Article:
A Bird's Eye View of Archival Collections
Mitchell Whitelaw is a Senior Lecturer in the Faculty of Design and Creative Practice at the University of Canberra and the 2008 winner of the National Archives of Australia's Ian Maclean Award. According to the NAA's site, the Ian Maclean Award commemorates archivist Ian Maclean, and is awarded
to individuals interested in conducting research that will benefit the archival and historical profession in Australia and promote the important contribution that archives make to society.
Dr. Whitelaw has been keeping the world up to date on his work using his blog, The Visible Archive. His work fits well with my colleague Jeanne Kramer-Smyth's archival data visualization project, ArchivesZ, as well as the multidimensional visualization projects underway at the Humanities Advanced Technology & Information Institute at the University of Glasgow. However, his project fascinates me for a few specific reasons.
First of all, the scale of the datasets he's working with are astronomically larger than those that any other archival visualization project has tried to tackle so far. His visualizations include analysis at the Commonwealth Record Series level, which can be as large as about 10,000 linear meters of material. In addition, he'll be working directly with Series A1, which holds 20,000 items in approximately 450 linear meters.
Secondly, he's been using Processing, an open source programming language for visualization and interaction design to do a lot of the heavy lifting to create interactive visualizations like this one, depicted in the screenshot below. Processing works well for this because of its extensive third party libraries, such as proXML, which allowed him to parse the descriptive data Dr. Whitelaw received from the NAA (note: it's not EAD, thank heavens).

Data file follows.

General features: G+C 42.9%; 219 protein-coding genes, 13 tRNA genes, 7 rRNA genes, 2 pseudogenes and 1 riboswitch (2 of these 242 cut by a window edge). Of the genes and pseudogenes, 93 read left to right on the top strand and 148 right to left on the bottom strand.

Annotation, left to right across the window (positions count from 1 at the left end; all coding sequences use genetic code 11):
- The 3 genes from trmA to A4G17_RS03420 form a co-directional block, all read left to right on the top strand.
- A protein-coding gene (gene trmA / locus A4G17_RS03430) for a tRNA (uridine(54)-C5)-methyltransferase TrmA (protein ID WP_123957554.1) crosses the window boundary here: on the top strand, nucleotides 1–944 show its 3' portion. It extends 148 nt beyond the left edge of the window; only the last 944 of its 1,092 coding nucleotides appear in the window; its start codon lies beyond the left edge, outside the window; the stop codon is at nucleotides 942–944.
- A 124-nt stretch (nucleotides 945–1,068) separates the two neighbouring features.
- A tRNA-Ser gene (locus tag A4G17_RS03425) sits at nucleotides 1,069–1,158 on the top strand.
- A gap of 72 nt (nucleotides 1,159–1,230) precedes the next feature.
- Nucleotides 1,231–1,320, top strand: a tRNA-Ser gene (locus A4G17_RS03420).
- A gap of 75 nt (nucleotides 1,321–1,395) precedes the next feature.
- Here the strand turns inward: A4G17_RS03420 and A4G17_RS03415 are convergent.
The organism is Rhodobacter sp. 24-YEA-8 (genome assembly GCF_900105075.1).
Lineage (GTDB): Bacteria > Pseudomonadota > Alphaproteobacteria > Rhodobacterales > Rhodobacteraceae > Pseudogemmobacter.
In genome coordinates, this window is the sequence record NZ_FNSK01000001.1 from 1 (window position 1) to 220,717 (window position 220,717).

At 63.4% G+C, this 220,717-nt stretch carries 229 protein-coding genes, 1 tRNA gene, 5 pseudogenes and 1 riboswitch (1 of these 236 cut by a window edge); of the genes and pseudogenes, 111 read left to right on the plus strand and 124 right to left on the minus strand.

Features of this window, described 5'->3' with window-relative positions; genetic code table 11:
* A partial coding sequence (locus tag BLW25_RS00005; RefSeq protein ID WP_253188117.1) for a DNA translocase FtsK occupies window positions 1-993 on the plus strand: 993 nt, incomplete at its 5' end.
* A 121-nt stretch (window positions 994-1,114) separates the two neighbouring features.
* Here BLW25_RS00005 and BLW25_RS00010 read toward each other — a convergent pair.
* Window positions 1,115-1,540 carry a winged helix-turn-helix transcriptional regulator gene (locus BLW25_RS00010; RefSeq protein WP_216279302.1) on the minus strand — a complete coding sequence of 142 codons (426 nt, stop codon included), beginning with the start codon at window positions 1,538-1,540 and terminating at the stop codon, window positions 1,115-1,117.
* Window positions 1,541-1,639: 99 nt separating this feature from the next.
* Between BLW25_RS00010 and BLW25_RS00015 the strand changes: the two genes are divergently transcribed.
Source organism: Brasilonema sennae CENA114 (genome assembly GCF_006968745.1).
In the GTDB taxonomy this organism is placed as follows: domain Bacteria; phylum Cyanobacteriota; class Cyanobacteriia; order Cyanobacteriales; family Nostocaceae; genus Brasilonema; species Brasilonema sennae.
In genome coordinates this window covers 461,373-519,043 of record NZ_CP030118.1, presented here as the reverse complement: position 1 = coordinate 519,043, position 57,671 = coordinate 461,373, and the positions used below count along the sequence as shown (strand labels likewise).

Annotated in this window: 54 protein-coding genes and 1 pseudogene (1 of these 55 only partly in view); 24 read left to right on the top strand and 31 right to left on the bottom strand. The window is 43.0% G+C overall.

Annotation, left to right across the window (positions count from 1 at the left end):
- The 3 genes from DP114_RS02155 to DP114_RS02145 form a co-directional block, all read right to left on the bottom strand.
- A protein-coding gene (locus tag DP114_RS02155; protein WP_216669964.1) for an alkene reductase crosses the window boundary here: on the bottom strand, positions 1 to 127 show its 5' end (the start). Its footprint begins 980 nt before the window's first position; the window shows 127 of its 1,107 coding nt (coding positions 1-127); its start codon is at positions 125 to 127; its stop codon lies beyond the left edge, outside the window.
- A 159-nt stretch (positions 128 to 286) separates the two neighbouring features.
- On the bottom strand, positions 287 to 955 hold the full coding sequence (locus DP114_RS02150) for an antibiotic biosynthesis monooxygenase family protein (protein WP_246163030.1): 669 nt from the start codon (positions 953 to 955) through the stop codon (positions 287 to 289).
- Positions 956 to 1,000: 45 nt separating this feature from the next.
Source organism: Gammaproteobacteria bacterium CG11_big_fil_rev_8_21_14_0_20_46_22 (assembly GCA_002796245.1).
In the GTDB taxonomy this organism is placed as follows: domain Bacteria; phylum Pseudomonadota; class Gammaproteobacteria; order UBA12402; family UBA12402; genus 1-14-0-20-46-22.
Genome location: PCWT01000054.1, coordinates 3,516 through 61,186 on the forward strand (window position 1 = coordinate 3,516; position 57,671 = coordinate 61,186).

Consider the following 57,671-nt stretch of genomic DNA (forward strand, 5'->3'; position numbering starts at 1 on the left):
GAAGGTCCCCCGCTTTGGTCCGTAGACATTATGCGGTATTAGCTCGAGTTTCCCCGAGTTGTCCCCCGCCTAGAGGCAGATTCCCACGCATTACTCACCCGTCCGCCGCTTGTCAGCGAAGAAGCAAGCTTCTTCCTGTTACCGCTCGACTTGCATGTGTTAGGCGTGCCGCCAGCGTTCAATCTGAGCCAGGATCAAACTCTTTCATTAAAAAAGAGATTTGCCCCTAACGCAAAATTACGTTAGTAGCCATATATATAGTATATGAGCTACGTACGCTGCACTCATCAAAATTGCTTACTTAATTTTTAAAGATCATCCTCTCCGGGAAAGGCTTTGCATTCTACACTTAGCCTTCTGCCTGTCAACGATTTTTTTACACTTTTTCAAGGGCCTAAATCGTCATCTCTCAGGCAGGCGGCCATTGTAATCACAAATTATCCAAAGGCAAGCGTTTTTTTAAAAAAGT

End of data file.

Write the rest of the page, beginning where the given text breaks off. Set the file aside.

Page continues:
A visualisation of 57000 series in the collection of the National Archives of Australia. The area of each square is proportional to the number of shelf metres that series occupies, while the size of the grey void in each square is related to the number of described items in the series. So a square with a large void (thin "walls") has relatively fewer items than one with a small void (thick "walls") - or no void at all. There's a minimum wall thickness of one unit, which is why the smallest squares have no voids.
Finally, I also have to give Dr. Whitelaw a lot of credit for sharing the source code, as well — this will really jumpstart my efforts to start playing around with Processing!